The recent court of appeal decision has overturned the previous Employment Tribunal judgement that for the purposes of the application of the National Minimum Wage (NMW) time spent sleeping in should be paid at an hourly rate rather than as an allowance.
The previous interpretation had been followed by HMRC and they had made available a Social Care Compliance Scheme (SCCS) to which employers could sign up.
This scheme gave employers a year in which to identify what was owed to employees and HMRC in payroll taxes, for a period of up to 6 years.
The effect on providers varies depending on their situation
Some have successfully negotiated increased fees from Local Authority commissioners to pay the new rate and this should mean a better deal for staff going forward.
However, no Local Authority is likely to pay for the back pay, calculated at over £400m for the sector. Some providers have already decided to pay the amount, others were awaiting the outcome of the appeal before deciding.
The court of appeal decision could still be appealed by Unison and so the issue is not yet finalised. However, providers need to know how to deal with the impact of the decision on their accounts. Figure 1 sets out some common issues for providers.
There are three accounting issues that need to be considered and applied to the specific circumstances of the provider.
The first issue is the basis of valuation for the back pay liability. Table 1 sets out the basis for valuation and whether the amount is included in the balance sheet as a provision or noted as a contingent liability. If the amount can be estimated reliably and there is a >50% chance of having to pay, then it should be included in the balance sheet.
|FRS 102 Section 21.4 - 21.11 and SORP Section 7||Should provide if a) there is an
obligation at the report-ing date,
b) it is probable (ie >50% chance) and c) the amount of the obligation can be estimated reliably
|If there is a possible but uncertain obligation which is not probable and/or cannot be estimated reliably then it should be included in the notes as a contingent liability|
Table 1: Basis for Valuation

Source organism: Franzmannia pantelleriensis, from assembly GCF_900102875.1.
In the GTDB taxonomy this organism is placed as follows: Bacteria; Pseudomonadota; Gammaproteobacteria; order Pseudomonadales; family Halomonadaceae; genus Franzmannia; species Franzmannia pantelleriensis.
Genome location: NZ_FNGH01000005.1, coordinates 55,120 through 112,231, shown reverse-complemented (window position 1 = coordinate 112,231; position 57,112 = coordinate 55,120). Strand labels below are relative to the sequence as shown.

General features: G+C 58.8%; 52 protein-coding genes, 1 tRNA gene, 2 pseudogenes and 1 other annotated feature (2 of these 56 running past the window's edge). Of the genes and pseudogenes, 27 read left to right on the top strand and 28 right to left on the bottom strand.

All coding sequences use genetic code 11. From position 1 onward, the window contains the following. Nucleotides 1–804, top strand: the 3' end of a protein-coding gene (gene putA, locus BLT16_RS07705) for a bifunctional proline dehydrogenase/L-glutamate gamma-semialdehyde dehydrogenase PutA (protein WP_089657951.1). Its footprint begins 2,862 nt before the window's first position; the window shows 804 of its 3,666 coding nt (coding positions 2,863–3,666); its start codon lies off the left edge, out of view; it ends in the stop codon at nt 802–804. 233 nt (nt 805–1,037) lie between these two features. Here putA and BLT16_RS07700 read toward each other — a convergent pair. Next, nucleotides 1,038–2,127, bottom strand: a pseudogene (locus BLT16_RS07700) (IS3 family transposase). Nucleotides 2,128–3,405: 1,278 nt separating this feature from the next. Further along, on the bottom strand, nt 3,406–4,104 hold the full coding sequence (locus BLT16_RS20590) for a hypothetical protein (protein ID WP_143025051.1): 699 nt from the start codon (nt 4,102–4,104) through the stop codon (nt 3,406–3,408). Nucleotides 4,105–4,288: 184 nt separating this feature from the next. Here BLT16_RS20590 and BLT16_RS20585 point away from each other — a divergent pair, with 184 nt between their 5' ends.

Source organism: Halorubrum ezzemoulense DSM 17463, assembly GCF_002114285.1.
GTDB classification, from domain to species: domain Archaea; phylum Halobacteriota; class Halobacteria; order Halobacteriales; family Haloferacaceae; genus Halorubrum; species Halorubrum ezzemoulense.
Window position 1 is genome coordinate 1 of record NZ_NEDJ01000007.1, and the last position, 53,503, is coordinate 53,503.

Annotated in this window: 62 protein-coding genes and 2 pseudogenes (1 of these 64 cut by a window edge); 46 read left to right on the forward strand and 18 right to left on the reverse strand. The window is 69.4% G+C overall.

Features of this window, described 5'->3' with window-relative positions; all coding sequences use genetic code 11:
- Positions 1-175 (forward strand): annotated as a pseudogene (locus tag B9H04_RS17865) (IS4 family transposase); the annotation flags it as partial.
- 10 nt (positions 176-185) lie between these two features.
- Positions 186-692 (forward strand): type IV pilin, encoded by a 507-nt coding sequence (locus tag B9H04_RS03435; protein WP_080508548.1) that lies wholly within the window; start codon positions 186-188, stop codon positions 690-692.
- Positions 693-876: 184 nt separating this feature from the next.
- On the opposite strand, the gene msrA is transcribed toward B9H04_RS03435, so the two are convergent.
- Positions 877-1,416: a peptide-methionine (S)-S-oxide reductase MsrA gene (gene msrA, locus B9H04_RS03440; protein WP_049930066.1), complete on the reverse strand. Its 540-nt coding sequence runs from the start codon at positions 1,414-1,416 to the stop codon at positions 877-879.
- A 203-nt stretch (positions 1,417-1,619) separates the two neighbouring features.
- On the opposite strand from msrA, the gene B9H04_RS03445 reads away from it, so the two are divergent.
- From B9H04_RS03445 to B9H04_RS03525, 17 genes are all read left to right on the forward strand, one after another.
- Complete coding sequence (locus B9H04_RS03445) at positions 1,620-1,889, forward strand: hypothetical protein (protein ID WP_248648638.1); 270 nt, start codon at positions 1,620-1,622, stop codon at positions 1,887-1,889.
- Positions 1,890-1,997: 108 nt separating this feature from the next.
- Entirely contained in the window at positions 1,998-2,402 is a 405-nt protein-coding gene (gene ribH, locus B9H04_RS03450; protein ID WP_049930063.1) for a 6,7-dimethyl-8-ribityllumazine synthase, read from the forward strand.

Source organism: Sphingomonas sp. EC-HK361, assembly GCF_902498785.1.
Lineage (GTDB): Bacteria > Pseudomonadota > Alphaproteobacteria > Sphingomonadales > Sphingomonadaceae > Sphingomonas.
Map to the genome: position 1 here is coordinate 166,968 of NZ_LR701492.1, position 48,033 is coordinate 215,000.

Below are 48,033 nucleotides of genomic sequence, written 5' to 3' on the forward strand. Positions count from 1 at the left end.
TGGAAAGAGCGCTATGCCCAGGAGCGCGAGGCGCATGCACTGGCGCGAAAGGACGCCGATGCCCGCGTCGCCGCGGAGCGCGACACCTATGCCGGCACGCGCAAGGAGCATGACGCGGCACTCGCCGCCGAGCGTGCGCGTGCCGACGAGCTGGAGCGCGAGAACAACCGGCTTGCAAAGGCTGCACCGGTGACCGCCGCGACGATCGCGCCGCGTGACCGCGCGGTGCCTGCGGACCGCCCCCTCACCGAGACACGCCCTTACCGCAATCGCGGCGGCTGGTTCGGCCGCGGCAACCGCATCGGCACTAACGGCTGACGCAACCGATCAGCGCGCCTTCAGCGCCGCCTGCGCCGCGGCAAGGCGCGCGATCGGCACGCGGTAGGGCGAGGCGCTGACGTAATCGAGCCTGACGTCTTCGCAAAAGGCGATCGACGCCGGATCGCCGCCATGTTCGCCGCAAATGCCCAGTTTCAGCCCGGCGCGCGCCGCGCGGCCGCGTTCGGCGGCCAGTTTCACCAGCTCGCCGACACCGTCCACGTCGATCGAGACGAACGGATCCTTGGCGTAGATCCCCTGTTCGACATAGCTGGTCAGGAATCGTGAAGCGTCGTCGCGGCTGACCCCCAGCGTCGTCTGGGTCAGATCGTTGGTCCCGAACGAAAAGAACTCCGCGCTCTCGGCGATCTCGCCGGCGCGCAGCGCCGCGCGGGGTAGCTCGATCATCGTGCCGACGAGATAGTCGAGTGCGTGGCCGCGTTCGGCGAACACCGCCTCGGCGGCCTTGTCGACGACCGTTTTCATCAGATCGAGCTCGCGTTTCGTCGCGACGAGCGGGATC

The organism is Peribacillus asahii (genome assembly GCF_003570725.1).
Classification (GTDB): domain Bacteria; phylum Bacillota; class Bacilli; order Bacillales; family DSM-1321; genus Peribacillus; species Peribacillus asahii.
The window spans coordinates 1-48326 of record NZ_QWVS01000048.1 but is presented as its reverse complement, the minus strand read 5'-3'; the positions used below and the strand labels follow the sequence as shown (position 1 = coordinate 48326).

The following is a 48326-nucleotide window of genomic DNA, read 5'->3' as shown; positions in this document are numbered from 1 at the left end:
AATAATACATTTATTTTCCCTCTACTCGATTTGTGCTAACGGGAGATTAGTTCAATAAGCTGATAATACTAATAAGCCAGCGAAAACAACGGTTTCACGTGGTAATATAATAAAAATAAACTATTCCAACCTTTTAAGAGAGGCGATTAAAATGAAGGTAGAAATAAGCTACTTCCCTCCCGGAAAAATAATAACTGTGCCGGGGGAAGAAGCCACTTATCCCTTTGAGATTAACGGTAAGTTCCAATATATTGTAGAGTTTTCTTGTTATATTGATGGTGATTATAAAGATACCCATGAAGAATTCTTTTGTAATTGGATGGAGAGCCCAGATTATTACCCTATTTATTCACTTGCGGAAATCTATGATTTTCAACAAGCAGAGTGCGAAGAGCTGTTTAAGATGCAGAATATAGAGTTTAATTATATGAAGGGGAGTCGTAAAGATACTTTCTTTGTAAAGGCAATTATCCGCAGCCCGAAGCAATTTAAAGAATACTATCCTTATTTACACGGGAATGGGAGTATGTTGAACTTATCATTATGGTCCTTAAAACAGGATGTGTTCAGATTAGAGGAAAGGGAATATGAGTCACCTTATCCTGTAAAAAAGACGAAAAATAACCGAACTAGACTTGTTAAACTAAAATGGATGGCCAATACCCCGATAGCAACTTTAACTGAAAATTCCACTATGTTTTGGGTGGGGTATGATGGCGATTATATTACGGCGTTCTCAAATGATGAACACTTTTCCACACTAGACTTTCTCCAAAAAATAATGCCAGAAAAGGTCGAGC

Up until the outcome of this appeal many, including the HMRC, had taken the view that there was a >50% chance of having to pay. This would mean that accounts have already been filed with this provision in place.
Others have yet to calculate the liability or believe that the probability was less than 50% and so have disclosed a contingent liability in the notes.
The second issue is that for some providers there is a risk that the scale of the liability would push them into potential insolvency. The two tests for insolvency are:
|Insolvency Test One||Inability to pay debts as they become due|
|Insolvency Test Two||
The value of liabilities exceeds the value of assets
The key point is not being able to pay debts as they become due. The SCCS gives some time before payments need to be made so there is not an immediate impact but the provider will need to consider carefully whether it will be able to pay when due.
The third issue is the disclosure of the Going Concern status of the provider. The accounting rules summarised below require that the accounts present the situation in the main report and, if material, in the accounting policy.
Reporting issues if large enough to affect Going Concern Status
- The Going Concern paragraph in the Trustees Annual report (for charities) or Directors report (Companies and others) would need to reference the issue
- The accounting policies ought to disclose the approach to this material uncertainty
- The Auditor has a responsibility to report.
The auditors also have a duty to report independently on going concern matters.
The situation is complex and providers will need to consider carefully their position. Please do contact our expert in this area, Chris Harris, for further information. Alternatively, send us an online enquiry.
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